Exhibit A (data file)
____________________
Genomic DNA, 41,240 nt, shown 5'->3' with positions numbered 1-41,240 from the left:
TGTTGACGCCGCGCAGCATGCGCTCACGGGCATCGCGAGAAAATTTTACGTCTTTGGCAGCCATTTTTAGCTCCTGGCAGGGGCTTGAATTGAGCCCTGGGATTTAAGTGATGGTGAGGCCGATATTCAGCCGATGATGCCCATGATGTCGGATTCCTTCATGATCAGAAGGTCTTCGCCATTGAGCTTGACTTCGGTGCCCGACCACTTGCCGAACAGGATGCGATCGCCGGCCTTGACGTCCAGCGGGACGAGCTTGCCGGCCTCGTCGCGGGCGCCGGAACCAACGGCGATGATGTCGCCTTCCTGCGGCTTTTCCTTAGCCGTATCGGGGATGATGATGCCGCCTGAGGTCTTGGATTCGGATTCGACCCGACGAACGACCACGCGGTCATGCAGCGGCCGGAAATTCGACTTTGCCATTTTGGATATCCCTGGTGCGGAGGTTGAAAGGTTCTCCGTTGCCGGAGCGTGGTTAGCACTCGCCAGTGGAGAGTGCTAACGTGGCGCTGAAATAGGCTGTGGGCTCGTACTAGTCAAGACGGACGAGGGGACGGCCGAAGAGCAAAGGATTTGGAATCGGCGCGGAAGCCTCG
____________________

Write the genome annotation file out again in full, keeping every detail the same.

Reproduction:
Genomic DNA, 41,240 nt, shown 5'->3' with positions numbered 1-41,240 from the left:
TGTTGACGCCGCGCAGCATGCGCTCACGGGCATCGCGAGAAAATTTTACGTCTTTGGCAGCCATTTTTAGCTCCTGGCAGGGGCTTGAATTGAGCCCTGGGATTTAAGTGATGGTGAGGCCGATATTCAGCCGATGATGCCCATGATGTCGGATTCCTTCATGATCAGAAGGTCTTCGCCATTGAGCTTGACTTCGGTGCCCGACCACTTGCCGAACAGGATGCGATCGCCGGCCTTGACGTCCAGCGGGACGAGCTTGCCGGCCTCGTCGCGGGCGCCGGAACCAACGGCGATGATGTCGCCTTCCTGCGGCTTTTCCTTAGCCGTATCGGGGATGATGATGCCGCCTGAGGTCTTGGATTCGGATTCGACCCGACGAACGACCACGCGGTCATGCAGCGGCCGGAAATTCGACTTTGCCATTTTGGATATCCCTGGTGCGGAGGTTGAAAGGTTCTCCGTTGCCGGAGCGTGGTTAGCACTCGCCAGTGGAGAGTGCTAACGTGGCGCTGAAATAGGCTGTGGGCTCGTACTAGTCAAGACGGACGAGGGGACGGCCGAAGAGCAAAGGATTTGGAATCGGCGCGGAAGCCTCG